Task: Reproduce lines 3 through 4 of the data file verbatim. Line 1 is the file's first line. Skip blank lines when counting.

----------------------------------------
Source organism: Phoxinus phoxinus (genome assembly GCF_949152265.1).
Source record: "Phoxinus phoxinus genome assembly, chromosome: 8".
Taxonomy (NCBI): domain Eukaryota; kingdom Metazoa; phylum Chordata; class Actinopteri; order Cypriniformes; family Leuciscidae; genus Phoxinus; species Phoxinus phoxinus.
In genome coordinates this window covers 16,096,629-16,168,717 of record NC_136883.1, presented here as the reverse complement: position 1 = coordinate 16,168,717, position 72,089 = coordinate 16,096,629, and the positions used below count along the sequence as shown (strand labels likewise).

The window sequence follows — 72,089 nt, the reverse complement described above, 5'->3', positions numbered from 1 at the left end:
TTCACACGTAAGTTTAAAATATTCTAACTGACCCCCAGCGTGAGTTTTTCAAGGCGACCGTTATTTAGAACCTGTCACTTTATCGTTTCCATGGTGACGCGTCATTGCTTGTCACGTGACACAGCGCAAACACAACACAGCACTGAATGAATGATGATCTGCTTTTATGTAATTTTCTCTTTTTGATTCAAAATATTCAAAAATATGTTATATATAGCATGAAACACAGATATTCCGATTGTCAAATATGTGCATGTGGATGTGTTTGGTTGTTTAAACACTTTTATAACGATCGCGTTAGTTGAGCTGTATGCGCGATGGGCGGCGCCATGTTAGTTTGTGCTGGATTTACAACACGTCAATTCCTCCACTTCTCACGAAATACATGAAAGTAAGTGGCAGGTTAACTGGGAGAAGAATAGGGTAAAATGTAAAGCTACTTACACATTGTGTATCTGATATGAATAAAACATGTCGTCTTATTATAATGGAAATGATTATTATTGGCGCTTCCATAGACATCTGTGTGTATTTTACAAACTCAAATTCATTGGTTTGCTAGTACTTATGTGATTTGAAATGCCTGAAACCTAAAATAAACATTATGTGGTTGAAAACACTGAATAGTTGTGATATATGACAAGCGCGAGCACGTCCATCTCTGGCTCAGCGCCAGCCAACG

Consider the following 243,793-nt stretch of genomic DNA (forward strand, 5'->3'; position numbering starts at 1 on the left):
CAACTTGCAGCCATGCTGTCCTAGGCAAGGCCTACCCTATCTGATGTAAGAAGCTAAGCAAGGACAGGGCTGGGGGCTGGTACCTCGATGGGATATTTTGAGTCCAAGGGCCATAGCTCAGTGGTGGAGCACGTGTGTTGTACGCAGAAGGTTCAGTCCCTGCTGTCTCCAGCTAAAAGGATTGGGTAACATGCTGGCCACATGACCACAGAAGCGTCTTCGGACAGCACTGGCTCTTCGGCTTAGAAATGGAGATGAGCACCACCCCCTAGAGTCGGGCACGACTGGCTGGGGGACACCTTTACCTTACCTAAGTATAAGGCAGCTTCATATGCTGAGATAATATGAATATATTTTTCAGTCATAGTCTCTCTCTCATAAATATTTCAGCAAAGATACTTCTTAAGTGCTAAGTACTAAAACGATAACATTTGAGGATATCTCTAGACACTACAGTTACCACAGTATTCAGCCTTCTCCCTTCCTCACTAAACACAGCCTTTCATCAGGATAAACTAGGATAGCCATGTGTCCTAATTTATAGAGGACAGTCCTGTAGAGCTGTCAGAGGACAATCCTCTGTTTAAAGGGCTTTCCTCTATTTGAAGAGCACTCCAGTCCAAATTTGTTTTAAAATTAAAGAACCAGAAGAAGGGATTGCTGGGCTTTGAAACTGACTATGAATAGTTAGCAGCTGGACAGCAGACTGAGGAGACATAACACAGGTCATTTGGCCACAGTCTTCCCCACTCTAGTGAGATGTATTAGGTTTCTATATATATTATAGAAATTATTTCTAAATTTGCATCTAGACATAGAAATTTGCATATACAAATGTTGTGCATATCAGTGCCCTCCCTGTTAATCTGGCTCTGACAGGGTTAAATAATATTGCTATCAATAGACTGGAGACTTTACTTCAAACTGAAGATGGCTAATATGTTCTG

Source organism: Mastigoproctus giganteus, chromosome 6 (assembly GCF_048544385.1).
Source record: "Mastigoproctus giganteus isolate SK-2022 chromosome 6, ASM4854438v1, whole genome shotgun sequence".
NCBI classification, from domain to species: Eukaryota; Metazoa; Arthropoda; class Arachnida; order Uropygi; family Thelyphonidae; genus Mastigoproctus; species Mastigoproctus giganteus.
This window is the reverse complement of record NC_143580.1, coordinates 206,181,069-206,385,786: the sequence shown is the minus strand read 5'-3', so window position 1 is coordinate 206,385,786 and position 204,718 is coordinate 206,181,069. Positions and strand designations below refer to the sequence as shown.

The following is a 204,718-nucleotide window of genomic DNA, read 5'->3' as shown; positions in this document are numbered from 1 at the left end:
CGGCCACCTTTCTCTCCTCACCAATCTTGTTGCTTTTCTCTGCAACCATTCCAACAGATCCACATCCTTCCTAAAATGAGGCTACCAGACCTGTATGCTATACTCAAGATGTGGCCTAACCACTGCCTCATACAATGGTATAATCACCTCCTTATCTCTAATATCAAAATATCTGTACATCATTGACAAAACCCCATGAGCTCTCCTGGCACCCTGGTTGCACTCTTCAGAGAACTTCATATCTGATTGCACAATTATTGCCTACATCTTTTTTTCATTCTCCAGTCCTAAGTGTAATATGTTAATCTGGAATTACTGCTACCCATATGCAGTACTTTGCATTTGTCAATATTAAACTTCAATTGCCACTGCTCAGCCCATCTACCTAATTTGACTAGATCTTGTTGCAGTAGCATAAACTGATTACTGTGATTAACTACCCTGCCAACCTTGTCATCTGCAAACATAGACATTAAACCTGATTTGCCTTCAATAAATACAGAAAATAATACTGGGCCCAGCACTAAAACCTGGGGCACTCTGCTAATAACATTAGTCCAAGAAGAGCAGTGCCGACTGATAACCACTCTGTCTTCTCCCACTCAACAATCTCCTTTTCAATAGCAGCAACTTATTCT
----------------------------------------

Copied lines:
Taxonomy (NCBI): domain Eukaryota; kingdom Metazoa; phylum Chordata; class Actinopteri; order Cypriniformes; family Leuciscidae; genus Phoxinus; species Phoxinus phoxinus.
In genome coordinates this window covers 16,096,629-16,168,717 of record NC_136883.1, presented here as the reverse complement: position 1 = coordinate 16,168,717, position 72,089 = coordinate 16,096,629, and the positions used below count along the sequence as shown (strand labels likewise).